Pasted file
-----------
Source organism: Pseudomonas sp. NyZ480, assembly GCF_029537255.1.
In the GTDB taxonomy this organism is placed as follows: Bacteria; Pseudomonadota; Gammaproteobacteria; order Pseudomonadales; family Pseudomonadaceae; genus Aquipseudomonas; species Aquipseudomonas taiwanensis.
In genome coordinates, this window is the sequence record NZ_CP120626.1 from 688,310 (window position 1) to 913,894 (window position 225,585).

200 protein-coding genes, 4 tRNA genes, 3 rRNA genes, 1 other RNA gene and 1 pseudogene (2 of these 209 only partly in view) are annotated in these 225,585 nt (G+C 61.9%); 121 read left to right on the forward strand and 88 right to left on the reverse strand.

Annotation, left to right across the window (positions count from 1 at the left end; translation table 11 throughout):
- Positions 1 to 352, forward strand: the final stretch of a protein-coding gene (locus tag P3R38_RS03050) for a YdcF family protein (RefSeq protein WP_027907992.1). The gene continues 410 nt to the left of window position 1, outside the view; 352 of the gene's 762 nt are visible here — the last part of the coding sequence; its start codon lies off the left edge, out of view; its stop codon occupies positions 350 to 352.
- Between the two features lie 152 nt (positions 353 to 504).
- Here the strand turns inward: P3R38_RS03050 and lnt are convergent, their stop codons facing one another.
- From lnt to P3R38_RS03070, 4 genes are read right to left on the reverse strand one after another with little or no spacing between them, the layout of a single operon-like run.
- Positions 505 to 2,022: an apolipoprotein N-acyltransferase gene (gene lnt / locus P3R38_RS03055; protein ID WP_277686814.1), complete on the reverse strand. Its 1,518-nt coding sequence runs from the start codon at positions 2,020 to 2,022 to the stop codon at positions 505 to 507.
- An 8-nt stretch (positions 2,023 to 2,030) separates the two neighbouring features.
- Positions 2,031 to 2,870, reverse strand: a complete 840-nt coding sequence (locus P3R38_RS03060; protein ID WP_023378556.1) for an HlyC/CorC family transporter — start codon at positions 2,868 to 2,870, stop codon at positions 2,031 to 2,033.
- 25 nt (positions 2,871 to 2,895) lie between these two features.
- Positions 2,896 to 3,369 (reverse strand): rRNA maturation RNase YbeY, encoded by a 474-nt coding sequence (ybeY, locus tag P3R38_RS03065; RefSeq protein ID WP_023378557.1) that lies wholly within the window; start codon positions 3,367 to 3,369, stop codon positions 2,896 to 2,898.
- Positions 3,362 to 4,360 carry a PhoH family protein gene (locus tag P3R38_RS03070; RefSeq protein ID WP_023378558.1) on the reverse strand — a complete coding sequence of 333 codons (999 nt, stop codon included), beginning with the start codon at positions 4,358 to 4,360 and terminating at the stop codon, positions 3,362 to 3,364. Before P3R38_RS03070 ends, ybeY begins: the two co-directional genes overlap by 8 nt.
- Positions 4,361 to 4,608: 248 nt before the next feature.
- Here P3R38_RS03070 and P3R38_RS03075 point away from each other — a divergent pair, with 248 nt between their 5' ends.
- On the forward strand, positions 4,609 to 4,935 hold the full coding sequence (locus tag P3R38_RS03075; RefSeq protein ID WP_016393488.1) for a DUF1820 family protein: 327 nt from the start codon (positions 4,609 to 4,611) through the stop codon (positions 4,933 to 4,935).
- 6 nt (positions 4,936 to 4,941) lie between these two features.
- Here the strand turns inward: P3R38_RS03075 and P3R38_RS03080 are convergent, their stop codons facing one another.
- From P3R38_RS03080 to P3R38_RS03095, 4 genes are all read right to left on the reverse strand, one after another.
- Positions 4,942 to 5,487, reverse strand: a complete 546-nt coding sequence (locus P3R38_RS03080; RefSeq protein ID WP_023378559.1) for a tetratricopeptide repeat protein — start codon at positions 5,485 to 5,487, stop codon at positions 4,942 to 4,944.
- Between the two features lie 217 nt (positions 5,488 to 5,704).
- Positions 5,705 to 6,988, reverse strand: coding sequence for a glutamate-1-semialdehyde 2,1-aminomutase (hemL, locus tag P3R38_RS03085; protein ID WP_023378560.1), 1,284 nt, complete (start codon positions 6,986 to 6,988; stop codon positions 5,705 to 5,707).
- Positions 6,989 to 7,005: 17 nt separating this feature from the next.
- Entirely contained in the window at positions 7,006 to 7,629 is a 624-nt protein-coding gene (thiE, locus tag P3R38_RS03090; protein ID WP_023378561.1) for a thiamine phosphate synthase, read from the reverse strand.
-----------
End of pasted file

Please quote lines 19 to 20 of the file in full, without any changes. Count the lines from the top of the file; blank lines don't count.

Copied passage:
- 6 nt (positions 4,936 to 4,941) lie between these two features.
- Here the strand turns inward: P3R38_RS03075 and P3R38_RS03080 are convergent, their stop codons facing one another.